Anyone have a rule of thumb when the 'break even' point of a chiller system is financially 'positive'? My water bill is approaching $300/month(60K gallons)as I am using town water for all my cooling. But I'm worried that I might just be swapping a high water bill for a high electric bill. Lots of ideas being kicked around and I'm even thinking of using a temporary/portable swimming pool for a heat sink. Anyone done something similar?
How big is your still? We have twin 600 gal cooling reservoirs that keep us going without chilling the water in 90 F weather. If it's just for cooling your still, then a small, relatively cheap chiller can run all night and get your reservoir down for the day.
There's the rub- you have to spend money for a reservoir (even for just the still condenser) or the relative higher load at the outset of the condensing may overwhelm the chiller with hot return if you size your chiller marginally or decide to increase your capacity on the hot input side.
In almost all cases, if you are running city water, the payback for switching over to a chiller is normally 2 -3 years, depending on what you locale does not only in the cost of water but also sewers since most cities sewer treatment are woefully undersized, there is going to be a heavy hit coming to pay for all the older plants.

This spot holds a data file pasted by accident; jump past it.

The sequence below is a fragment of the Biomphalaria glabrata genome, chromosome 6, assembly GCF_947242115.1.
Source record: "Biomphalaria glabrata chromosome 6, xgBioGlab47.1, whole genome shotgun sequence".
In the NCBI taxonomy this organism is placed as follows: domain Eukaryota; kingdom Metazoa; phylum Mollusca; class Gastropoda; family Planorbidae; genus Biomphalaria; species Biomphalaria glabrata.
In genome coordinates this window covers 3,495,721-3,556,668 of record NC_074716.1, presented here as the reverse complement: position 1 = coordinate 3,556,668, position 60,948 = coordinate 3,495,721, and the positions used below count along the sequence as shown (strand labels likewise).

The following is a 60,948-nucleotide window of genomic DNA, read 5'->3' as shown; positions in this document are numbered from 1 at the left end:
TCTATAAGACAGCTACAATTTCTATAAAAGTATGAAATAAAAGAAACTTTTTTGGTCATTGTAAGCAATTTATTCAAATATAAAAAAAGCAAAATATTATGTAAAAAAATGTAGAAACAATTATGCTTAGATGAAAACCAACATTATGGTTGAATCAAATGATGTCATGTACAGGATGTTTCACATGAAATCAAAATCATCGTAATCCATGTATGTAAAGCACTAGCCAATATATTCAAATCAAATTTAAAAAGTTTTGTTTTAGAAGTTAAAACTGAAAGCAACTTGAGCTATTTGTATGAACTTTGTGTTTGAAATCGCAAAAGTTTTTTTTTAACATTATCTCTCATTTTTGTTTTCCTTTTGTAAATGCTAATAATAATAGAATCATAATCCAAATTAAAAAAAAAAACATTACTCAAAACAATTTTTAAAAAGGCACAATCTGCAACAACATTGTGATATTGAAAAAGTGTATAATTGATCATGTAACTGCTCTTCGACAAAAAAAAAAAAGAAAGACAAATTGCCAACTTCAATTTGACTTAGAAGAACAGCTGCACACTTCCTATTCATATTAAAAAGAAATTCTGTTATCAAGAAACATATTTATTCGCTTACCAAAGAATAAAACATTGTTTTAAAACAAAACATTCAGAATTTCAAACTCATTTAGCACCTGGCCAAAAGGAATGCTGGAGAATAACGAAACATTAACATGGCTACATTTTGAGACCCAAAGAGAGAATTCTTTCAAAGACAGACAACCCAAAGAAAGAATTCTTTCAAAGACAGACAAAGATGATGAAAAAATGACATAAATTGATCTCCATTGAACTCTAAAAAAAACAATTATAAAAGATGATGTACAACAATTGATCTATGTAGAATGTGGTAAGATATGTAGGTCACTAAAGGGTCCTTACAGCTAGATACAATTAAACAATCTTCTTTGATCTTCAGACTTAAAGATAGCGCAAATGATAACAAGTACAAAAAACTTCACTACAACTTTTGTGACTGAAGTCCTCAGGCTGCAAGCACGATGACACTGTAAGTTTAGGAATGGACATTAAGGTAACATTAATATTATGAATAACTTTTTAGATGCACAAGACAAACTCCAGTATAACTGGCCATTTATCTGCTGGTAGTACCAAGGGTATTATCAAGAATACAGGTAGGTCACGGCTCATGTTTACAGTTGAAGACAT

If you are located up North, I also have offered an option drycooler for winter use that will only use the circulator pump and fan motor (like a radiator) to charge up you water reservoir, which up in the far North, you may be able to use for up to 6 months of the year, paying for almost 1/2 of the electric used by the chiller and paying for itself in the first year.
Calculating the payback unless you have a year of production utility breakdowns would be speculative, but if you have them, it's not too bad a thing to figure once you size the chiller and compare.
For a rough example, a 5 ton chiller with pump, input will run somewhere around 8 KW, times hours in use, times cost cents/kwh.
You have to have a 50 amp service for 230/1/60, so there's that cost as well as minimal piping.
Does this help?
Thanks for all the answers guys. I think the first item I need to do is move from a manually controlled system to a couple of PID temp controllers with proportional valving as well as some flow monitors. Once I get some good data sets I'll let you know what I find.
Go old school, 5 gallon bucket, timer, and a thermometer. Take a reading mid-run, probably another towards your end.
You should be able to get a good handle on your input temps (measure the temp at the faucet after a few minutes of running, the delta t and a flow rate during the run.
You'll probably get a more accurate reading this way than using an inexpensive flowmeter, anything accurate costs a small fortune.
If you can calibrate your temp gauges from a known temp and know how to adjust, you should be ok without costing you too much.
Gauges can be anywhere from 2 to 5 degrees off, which is a lot when you are attempting to measure your BTU/hr load of your still, even after you measure your flow (in a bucket- a good tip for anyone!).
Good luck to you!